•                 Introduce a supplementary Qualified Domestic Minimum Top-up (QDMTT) tax rule which will require large groups, including those operating exclusively in the UK, to pay a top-up tax where their UK operations have an effective tax rate of less than 15%.


Both the IIR and QDMTT will incorporate the substance-based income exclusion that formed part of the G20-OECD agreement. This will be legislated for in Spring Finance Bill 2023.


Alongside the implementation of the Pillar 2 rules, the government is investing a further £79m over the next five years to enable HMRC to allocate more staff to tackling cases of serious tax fraud and address tax compliance risks.




The VAT registration and deregistration thresholds will not change for a further period of 2 years from 1 April 2024. At £85,000, the UK’s VAT registration threshold is more than twice as high as the EU and OECD averages.




The previously announced Stamp Duty Land Tax (SDLT) increases to nil-rate thresholds will now be temporary and will remain in place until 31 March 2025.


Preventing Capital Gains Tax avoidance


The government will legislate in Spring Finance Bill 2023 so that shares and securities in a non-UK company acquired in exchange for securities in a UK “close” company will be deemed to be located in the UK. This will have effect where the share exchange is carried out on or after 17 November 2022.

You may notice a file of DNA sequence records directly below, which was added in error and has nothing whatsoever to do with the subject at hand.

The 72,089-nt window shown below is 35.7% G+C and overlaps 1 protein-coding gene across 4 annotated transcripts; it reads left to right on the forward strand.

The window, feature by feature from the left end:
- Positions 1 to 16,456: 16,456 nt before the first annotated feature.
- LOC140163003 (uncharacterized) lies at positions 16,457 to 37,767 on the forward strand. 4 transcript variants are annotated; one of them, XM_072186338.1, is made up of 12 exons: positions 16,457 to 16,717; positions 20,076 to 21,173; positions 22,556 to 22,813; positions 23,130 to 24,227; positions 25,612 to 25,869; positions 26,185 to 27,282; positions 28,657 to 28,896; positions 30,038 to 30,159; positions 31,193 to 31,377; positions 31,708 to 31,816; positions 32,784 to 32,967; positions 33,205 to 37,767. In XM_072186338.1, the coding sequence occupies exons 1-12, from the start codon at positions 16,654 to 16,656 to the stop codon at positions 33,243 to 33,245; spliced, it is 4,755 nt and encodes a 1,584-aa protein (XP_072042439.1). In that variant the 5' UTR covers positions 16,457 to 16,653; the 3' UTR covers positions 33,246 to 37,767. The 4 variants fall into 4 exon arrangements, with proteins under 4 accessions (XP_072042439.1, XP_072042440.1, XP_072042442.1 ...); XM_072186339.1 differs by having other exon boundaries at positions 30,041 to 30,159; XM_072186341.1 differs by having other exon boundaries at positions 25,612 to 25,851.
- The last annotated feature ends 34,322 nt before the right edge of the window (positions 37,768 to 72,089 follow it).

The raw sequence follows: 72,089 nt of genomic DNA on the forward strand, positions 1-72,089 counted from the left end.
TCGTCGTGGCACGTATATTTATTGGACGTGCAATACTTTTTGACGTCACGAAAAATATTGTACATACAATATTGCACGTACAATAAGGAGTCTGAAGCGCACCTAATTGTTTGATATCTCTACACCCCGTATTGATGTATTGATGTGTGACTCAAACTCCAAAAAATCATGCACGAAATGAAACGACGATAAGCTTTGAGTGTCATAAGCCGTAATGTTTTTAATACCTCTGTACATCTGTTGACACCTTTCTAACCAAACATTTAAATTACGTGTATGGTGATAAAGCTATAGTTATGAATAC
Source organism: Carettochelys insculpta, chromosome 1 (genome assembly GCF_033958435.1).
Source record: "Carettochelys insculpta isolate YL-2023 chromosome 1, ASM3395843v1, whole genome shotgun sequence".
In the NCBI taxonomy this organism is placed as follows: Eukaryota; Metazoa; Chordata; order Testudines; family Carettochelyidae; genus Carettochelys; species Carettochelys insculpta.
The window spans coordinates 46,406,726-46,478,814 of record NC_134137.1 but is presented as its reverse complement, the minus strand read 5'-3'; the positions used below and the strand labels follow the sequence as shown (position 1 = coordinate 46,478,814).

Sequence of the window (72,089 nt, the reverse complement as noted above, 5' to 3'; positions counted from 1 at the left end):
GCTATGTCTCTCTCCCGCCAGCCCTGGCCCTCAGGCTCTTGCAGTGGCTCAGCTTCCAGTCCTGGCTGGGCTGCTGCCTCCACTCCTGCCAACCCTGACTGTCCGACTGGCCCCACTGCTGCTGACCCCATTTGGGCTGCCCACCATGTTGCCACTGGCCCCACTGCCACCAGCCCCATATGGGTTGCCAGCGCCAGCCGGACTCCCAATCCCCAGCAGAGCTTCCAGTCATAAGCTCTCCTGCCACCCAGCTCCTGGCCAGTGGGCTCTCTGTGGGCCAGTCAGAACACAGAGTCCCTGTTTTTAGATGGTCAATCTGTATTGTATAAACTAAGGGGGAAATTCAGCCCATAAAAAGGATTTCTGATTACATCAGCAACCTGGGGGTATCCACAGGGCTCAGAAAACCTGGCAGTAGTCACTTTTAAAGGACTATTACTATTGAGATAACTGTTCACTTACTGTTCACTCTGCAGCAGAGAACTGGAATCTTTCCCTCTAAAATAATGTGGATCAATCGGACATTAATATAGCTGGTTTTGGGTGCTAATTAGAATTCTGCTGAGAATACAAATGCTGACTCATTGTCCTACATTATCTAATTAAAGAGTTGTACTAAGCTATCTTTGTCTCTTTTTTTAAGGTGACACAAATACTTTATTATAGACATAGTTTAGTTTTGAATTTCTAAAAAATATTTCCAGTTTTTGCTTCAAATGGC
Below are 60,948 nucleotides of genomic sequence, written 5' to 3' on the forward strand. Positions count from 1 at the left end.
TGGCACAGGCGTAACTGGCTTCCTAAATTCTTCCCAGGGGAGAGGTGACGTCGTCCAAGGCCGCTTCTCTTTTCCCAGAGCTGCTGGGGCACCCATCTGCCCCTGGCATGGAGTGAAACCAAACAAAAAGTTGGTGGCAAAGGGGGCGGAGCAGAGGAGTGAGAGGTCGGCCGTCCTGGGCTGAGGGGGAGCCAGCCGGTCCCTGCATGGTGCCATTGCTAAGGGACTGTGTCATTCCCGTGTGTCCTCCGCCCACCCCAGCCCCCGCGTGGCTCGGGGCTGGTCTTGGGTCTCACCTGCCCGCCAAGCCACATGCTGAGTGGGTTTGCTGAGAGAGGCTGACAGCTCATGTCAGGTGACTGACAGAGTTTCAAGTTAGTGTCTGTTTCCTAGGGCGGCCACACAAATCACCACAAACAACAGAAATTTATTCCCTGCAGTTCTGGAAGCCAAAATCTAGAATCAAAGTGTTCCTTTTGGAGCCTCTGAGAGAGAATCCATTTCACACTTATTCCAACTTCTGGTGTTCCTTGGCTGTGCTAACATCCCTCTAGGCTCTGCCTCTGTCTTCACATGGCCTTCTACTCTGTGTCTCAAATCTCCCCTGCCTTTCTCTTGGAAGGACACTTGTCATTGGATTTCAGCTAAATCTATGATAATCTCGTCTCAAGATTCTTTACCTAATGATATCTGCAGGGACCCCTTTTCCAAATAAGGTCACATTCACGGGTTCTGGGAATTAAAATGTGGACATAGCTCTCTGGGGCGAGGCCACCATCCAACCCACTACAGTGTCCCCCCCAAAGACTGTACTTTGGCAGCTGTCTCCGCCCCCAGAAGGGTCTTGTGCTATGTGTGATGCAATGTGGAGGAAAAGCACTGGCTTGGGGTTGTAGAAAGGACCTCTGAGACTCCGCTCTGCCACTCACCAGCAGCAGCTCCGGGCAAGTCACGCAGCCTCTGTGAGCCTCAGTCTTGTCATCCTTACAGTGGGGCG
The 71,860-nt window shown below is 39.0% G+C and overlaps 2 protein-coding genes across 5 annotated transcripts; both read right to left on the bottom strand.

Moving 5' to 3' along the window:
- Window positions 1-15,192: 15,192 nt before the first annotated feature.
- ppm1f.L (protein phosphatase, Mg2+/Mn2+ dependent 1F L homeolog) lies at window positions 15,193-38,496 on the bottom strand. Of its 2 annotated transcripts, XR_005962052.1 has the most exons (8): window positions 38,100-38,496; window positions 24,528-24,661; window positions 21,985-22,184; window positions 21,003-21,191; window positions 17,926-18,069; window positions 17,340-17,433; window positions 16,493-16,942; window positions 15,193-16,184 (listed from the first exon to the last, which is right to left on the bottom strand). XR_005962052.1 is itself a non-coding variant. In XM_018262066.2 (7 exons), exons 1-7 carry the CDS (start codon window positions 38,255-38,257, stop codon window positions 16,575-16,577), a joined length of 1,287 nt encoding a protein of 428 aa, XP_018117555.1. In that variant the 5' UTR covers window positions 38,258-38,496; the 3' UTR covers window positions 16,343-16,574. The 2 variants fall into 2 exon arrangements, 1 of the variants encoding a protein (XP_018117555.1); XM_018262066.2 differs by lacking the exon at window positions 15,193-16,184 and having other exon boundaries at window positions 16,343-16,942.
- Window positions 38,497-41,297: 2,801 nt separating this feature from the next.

In particular, these rules will apply to non-domiciled individuals who exchange securities in a personal UK incorporated company for securities in a non-UK incorporated company under the (tax neutral) share for share exchange provisions. This aims to prevent them from benefiting from beneficial income tax and CGT treatment following the exchange. The rules apply to individuals who have a holding of at least 5% in the UK “close” company and where the non-UK company would be a “close” company if it were a UK company.


Energy windfall taxes


From 1 January 2023, the Energy Profits Levy (EPL) rate will rise by 10 percentage points to 35%. The investment allowance will be reduced to 29% for all investment expenditure (other than decarbonisation expenditure).


The government is introducing the Electricity Generator Levy, a temporary 45% tax that will be levied on extraordinary returns from low-carbon UK electricity generation. The tax will apply to extraordinary returns arising from 1 January 2023 and will be legislated for in Spring Finance Bill 2023.


Online Sales Tax


Following consultation, the government has decided not to introduce an Online Sales Tax (OST). The government’s decision reflects concerns raised about an OST’s complexity and the risk of creating unintended distortion or unfair outcomes between different business models.